Let me give you a personal example. Some years ago, I recovered from a concussion with a specific sequence of restorative yoga postures. In the early stages of recovery, I worked with a focusing technique to replace sitting for meditation. Generally, the right use of yoga results in mental clarity, emotional calm, and greater endurance. Yoga can be used to correct training imbalance and promote strength with flexibility. Yoga can be a huge benefit for stress, weight loss, and care of the mind as well as helping with sleep.
Are there any types of athlete that yoga would be bad for? Or a specific type of yoga you wouldn’t recommend for a certain type of athlete for some reason?
Let’s simply say that you need the right prescription for the issue you want to address. And if one yoga technique doesn’t work, there are many others. There are so many ways to use yoga. In this year’s Olympics, I heard the beach volleyball gold medal winners say they practiced yoga in a heated room, specifically to give them endurance to compete in extreme heat. If you want to correct training imbalance, then you need to focus on specific alignment with slow and careful use of postures and subtle adjustments. For recovery from fatigue or to rest the mind, it would be a different approach.
Are there any drawbacks of yoga for athletes?
Yes, don’t do yoga if you don’t want to! And be specific in asking for what you want. If one person cannot help you, do some research until you find what you need. If you do choose to use yoga as part of your sport training, remember it is the appropriate posture or sequence of postures for the specific need that is important. A yoga class is always good, but I would say, train smart—by which I mean that it’s better to do the correct sequence for what you want so you get the result you want.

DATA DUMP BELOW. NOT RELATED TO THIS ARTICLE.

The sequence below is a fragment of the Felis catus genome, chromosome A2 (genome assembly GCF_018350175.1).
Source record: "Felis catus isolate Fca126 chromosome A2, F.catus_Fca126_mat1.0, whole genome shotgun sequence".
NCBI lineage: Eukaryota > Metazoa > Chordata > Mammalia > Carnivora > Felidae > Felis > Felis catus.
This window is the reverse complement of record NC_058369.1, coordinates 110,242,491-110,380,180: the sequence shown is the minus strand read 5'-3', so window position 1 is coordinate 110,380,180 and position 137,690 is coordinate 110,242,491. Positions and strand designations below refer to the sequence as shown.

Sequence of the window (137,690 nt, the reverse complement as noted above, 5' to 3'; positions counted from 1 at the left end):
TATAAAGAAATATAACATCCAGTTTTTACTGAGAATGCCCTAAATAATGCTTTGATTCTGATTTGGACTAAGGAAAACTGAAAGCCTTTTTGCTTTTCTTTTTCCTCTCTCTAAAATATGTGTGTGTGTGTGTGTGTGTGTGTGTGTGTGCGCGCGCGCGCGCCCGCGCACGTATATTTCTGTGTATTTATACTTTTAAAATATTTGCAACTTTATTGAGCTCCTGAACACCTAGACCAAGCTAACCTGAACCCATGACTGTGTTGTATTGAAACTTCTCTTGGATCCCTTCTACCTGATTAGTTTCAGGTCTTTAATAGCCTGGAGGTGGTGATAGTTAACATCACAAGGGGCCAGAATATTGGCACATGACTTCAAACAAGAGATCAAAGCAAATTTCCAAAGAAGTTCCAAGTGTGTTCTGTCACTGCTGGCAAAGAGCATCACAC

Have you seen a growing trend in the number of athletes using yoga to help them in their sport? How have you seen this and why do you think this is?
Yes, yoga is used more and more by elite athletes. Kareem Abdul-Jabbar said he was able to retire when he chose to due to his yoga training. Tim Salmon got an extra year with the Angels. Peyton Manning won a Super Bowl. Barry Zito was a consistent, durable pitcher. I will say that when I saw a major leaguer practicing a quick headstand with variations on the dirt before a game, well that was clear evidence—although I personally would not recommend that particular time and place for practice of headstand.
Have you noticed reluctance by any athletes, trainers, coaches in using yoga for sport training? Why do you think this is so?
The athletes themselves are often enthusiastic to give something new a try. I have, however, had trainers, front office and coaches walk away from my offer to help. This resistance by trainers, coaches, heads of school athletic departments, and their front offices is, in my opinion, simply because they don’t yet understand all the implications and the subtleties of how to use yoga. In my experience, a comprehensive approach to yoga is a viable path to increased success for athletes.